Serves: 4
Time: 30 minutes
Leftover potential: Good.

Wednesday, March 09, 2016


I believe it’s safe to call my journey toward becoming a cauliflower eater complete, having toured four of my favorite food groups—soup, fritters, pasta, and now pizza—with successful results. I don’t want to play favorites, but this powerhouse recipe from Bev Cooks (found via the Kitchn) is my current obsession. Cauliflower in its best form (crisp and toasty) gets an assist from umami-bursting browned mushrooms, slivers of red onion, savory herbs, plenty of cheese, and, just to flirt with gilding the lily, a crust bathed in roasted garlic oil. Anyone still think vegetables are boring?

I made two slight improvements on the original, to help balance out all the earthiness: adding red pepper flakes for a welcome pop of brightness and heat, and complementing the creamy mozzarella with a sharper cheese—Parmesan on my first try and, even better, Pecorino Romano the second time around. I’m also going to note that you really should use fresh mozzarella here; I usually find it too watery for pizza and opt for the aged, low-moisture kind, but since the other ingredients in this case are fairly dry, the extra juiciness is welcome.

I’m especially grateful for this recipe because it wouldn’t otherwise have occurred to me to combine cauliflower with mushrooms, but maybe that just goes to show what a cauliflower newbie I am. Clearly, further experimentation is still needed!

1 pound pizza dough
1 medium cauliflower head, broken into florets
½ pound cremini mushrooms, sliced
4 tablespoons olive oil, divided
2-3 teaspoons fresh thyme leaves
10ish fresh sage leaves
6 large garlic cloves, in their skins
1/3 cup thinly sliced red onion
Salt, freshly ground black pepper, and red pepper flakes to taste
½ cup shredded Pecorino Romano or Parmesan cheese
5-8 ounces fresh mozzarella, shredded
  1. Preheat oven to 400 degrees and line two baking sheets with parchment.
  2. Place the mushrooms on one baking sheet, and the cauliflower florets on another. Nestle the garlic cloves in with the veggies. Sprinkle with a good pinch of salt and pepper, drizzle with 2 tablespoons oil, sprinkle with fresh thyme and sage leaves, and toss well (make sure the garlic cloves in particular are well coated with oil).
  3. Roast the mushrooms for 30 minutes and the cauliflower for 45, or until you get some good roasted color all over. Remove pans from oven and set aside. Increase oven heat to 450.
  4. Using tongs, fish out the garlic and press the cloves out of their skins into a small bowl. Add a pinch of salt and the remaining 2 tablespoons olive oil, and mash into a paste.
  5. Roll out the pizza dough on a floured work surface and transfer to an oiled or cornmeal-dusted baking sheet. Evenly brush the garlic oil over the crust and par-bake for 2 minutes.
  6. Sprinkle Romano or Parmesan over the crust, and evenly top with the roasted mushrooms, cauliflower (don’t forget all the herbs on the baking sheets! I crumble the crispy sage leaves with my fingers and scatter it over the pizza) and red onion. Finish with the mozzarella and bake another 12 minutes, or until the cheese is browned and bubbly, and the dough is cooked through.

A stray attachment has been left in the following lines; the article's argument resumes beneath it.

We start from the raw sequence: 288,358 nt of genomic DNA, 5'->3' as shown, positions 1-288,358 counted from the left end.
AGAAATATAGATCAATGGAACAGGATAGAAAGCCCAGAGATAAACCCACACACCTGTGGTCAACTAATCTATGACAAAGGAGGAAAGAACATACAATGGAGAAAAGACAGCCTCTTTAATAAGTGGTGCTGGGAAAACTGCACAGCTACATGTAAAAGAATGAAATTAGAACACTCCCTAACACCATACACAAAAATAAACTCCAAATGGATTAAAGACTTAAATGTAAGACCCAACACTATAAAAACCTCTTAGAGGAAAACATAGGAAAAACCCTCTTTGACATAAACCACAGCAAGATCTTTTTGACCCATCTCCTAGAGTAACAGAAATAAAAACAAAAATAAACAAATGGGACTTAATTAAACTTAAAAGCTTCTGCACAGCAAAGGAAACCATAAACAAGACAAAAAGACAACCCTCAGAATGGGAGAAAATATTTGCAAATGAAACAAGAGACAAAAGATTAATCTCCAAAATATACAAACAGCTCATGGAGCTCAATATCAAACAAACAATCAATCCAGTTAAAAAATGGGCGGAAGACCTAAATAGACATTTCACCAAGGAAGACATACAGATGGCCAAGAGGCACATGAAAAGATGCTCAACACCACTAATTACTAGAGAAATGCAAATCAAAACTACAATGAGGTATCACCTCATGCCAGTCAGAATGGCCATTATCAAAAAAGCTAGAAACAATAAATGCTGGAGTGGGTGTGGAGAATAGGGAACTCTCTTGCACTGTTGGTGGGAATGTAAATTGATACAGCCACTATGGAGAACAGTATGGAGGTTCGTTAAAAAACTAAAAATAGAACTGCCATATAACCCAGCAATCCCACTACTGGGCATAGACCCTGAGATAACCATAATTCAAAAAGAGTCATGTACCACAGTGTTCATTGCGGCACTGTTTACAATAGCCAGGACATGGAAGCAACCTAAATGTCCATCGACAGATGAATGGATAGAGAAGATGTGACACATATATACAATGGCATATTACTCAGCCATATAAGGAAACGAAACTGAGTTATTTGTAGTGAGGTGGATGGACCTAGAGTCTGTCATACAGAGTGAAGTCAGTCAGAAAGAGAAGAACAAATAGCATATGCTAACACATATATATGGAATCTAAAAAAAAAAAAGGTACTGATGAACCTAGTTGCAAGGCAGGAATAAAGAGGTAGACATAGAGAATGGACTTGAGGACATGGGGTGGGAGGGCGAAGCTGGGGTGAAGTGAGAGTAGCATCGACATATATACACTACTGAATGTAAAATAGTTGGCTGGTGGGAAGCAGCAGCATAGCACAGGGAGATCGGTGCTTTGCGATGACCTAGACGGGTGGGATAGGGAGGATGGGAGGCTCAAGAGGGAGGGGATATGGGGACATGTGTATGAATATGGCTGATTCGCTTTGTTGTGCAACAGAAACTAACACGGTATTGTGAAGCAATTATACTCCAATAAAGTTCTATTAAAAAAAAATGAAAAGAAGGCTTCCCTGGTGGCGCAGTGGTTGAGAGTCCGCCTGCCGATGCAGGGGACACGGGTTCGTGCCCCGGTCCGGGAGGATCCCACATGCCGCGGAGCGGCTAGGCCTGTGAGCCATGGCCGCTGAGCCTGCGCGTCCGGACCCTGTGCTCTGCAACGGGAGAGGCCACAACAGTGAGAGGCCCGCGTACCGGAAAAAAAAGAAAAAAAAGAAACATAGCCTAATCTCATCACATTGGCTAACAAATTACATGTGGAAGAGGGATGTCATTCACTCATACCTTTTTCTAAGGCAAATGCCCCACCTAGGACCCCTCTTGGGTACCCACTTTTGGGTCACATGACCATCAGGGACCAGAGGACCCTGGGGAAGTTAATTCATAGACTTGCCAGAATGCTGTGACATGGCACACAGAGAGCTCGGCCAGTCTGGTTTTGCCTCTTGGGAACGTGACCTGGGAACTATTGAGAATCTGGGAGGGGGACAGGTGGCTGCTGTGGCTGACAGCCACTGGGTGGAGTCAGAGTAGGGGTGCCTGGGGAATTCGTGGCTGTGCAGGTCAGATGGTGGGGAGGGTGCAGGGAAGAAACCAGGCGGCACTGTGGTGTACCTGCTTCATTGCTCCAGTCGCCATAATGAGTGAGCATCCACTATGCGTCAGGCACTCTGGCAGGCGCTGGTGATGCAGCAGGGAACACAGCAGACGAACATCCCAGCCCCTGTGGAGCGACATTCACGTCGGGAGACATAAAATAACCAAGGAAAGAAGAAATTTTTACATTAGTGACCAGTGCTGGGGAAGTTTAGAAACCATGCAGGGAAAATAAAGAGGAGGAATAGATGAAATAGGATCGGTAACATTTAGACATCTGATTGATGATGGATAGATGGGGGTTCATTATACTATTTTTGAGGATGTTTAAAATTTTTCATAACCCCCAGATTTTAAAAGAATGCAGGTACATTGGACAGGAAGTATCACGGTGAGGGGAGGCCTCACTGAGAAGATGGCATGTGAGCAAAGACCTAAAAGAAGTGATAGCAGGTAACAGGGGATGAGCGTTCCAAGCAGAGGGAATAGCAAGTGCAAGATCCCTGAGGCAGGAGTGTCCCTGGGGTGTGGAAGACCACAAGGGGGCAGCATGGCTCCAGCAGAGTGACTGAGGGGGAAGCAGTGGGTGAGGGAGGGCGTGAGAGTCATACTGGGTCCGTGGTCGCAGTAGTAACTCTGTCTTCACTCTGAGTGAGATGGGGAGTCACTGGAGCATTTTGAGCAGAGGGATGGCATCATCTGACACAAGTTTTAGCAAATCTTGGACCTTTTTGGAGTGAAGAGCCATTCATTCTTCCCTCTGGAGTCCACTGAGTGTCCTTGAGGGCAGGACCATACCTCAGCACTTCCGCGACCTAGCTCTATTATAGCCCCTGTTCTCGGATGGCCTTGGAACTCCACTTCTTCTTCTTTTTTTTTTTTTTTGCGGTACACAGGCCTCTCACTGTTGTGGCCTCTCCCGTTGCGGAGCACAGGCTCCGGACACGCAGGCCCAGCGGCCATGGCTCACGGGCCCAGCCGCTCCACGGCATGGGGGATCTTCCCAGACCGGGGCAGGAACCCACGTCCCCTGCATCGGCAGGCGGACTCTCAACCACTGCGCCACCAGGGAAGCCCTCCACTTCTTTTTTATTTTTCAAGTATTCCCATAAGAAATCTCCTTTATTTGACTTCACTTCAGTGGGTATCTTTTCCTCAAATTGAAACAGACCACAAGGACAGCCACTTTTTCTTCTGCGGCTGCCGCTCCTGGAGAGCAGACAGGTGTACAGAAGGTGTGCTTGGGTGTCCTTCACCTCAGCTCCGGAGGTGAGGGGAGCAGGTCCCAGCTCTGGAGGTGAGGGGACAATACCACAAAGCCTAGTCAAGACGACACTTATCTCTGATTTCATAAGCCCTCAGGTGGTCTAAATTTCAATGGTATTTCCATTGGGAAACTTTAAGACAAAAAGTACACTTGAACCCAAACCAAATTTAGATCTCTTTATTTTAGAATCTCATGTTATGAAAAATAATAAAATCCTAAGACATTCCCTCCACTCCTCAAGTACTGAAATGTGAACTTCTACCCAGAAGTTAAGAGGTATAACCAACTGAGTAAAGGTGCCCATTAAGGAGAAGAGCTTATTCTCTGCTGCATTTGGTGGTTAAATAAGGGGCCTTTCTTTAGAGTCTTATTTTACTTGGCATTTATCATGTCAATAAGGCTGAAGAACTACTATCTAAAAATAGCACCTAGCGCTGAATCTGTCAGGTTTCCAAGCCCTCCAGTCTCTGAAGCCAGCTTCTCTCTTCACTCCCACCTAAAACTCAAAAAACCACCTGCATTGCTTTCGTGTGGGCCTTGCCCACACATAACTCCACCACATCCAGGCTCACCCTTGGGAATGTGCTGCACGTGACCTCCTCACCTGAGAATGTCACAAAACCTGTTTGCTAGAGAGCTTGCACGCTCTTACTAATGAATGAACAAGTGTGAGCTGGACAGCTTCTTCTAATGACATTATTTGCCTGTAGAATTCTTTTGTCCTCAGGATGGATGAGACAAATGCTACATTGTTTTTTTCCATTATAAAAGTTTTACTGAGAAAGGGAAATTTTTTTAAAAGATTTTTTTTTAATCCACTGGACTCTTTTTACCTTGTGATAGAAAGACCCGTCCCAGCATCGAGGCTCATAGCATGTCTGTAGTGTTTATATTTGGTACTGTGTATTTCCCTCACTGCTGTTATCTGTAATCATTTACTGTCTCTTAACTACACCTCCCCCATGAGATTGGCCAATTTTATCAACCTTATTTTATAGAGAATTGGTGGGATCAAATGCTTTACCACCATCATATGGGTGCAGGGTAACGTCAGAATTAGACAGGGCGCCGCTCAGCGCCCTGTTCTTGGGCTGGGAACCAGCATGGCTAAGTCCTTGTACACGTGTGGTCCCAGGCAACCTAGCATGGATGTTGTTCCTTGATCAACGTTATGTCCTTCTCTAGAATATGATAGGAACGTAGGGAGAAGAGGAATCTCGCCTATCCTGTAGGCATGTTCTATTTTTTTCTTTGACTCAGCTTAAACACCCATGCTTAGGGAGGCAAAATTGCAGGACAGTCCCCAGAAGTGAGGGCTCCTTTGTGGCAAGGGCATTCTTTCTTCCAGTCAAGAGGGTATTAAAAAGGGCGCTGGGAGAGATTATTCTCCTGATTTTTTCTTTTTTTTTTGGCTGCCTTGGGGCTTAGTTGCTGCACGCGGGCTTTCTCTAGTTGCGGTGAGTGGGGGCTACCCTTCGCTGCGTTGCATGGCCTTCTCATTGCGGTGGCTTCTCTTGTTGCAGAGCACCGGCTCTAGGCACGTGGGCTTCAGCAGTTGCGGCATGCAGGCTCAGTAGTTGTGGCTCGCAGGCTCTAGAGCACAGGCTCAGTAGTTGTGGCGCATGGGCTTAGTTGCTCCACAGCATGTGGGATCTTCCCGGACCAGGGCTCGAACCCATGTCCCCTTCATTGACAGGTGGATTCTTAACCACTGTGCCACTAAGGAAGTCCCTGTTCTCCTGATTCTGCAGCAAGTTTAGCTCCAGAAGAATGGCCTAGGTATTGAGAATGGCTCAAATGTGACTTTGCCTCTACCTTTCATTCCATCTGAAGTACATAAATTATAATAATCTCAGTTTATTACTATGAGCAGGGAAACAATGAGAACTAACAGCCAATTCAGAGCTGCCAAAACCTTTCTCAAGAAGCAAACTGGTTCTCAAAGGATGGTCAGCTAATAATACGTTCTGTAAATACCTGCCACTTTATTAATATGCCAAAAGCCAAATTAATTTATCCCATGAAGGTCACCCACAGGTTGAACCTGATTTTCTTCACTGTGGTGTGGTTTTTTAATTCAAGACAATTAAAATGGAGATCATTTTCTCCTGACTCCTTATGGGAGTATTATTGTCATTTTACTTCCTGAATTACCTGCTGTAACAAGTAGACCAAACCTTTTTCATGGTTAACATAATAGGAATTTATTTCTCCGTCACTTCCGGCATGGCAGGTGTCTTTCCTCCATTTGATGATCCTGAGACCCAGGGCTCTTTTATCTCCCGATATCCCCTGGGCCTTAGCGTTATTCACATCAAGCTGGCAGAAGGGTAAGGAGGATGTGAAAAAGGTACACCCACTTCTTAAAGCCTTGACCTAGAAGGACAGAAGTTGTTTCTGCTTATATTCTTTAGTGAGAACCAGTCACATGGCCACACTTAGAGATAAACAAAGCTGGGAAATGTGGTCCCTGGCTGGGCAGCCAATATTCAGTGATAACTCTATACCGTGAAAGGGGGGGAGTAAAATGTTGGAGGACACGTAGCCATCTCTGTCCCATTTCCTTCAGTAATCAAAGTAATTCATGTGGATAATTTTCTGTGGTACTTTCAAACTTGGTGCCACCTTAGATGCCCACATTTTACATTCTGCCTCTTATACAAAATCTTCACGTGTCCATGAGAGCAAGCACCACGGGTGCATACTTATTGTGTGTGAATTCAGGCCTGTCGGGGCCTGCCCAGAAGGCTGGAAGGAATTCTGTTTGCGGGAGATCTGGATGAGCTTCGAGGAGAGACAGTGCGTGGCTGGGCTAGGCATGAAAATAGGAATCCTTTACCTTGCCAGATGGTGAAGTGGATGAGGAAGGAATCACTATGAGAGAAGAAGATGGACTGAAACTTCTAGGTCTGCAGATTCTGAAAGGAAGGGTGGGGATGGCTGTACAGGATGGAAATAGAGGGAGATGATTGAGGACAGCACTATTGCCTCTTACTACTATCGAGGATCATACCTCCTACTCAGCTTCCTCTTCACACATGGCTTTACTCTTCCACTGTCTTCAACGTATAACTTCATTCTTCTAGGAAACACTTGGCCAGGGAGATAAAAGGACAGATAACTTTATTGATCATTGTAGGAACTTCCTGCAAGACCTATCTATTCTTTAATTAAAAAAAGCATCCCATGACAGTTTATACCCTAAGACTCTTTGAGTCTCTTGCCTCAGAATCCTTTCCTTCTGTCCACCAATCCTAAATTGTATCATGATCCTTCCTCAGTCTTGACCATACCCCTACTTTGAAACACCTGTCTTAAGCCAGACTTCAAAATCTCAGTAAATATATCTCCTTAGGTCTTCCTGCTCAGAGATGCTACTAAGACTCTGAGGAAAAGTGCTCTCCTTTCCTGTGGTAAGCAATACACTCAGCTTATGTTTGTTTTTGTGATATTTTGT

Serves: 4
Time: 1 hour 15 minutes
Leftover potential: Good.

Wednesday, March 02, 2016


This soup might look familiar. It’s apparently based on Olive Garden’s “Zuppa Toscana,”* and it’s quite the Internet sensation. I can anecdotally report that it seems to be approaching the cult status of the Mrs. Fields/Neiman Marcus cookie, and perhaps someday its origins will be as shrouded in mystery. I first had it years ago, when my visiting friend L improvised a soup based on one her aunt had cooked for her. It was tasty, so when I saw this version at Budget Bytes recently, I decided to give it a shot. Funnily enough, that exact week, my mom was describing a soup recipe she’d gotten from my aunt that she was planning to try that week…and lo and behold, it was just another variation on the very same ur-soup.

All this popularity isn’t unmerited. Sausage, potatoes, and kale are best friends (see this similar combo from my own soup archives), and adding cream only sweetens the deal. Apparently, the original soup contains bacon, although many of its imitators do not; the slightly lightened recipe I tried adds smoked paprika as a stand-in, dials down the cream to half-and-half, reduces the sausage and swaps in some white beans for added protein and creaminess. It’s delicious and I wouldn’t change a thing. The only slight tweak I made was adding the half-and-half near the end of the cooking process so it didn’t curdle, as some commenters suggested and most other versions do. I went ahead and used hot Italian pork sausage for max flavor, but you can substitute a chicken variety if you prefer.

*Insert obligatory foodie snideness about the Olive Garden here, along with the requisite disclaimer that I’ve only eaten there twice in my life, during my hungry/cash-strapped/silly college days. And you know what? It was fine.

½ pound Italian sausage (hot or mild)
1 medium yellow onion, finely chopped
2 cloves garlic, minced
1 (15-ounce) can Great Northern beans, rinsed and drained
½ teaspoon smoked paprika
3 cups chicken broth
1 cup water
2 cups half-and-half
3 medium red potatoes (1½ pounds), quartered lengthwise and then cut into thin slices (about ¼ inch thick)
1 bunch (½ pound) kale, stemmed and chopped
1 pinch red pepper flakes
Salt and freshly ground black pepper to taste
  1. Squeeze the sausage out of its casing into a large pot. Sauté over medium heat, breaking it up into small pieces as it cooks. (If you’re using chicken sausage, you may need to add a little olive oil to keep it from sticking.)
  2. Once the sausage is mostly browned, add the onion and garlic to the pot and sauté until the onions are softened.
  3. Add the beans, smoked paprika, chicken broth, water, and salt to taste (my chicken broth had no salt, so I added 1 teaspoon kosher salt; use less if you’re using a commercial broth that contains sodium). Place a lid on the pot and bring to a boil over medium-high heat.
  4. Add the potatoes and kale, stirring until the kale wilts. Reduce heat to medium and simmer for at least 15 minutes, or until the potatoes are tender.
  5. Reduce heat to low and add the half-and-half, heating until warmed but not boiling. Season with salt, pepper, and red pepper flakes to taste.
Serves: 6-8
Time: 45 minutes
Leftover potential: Good.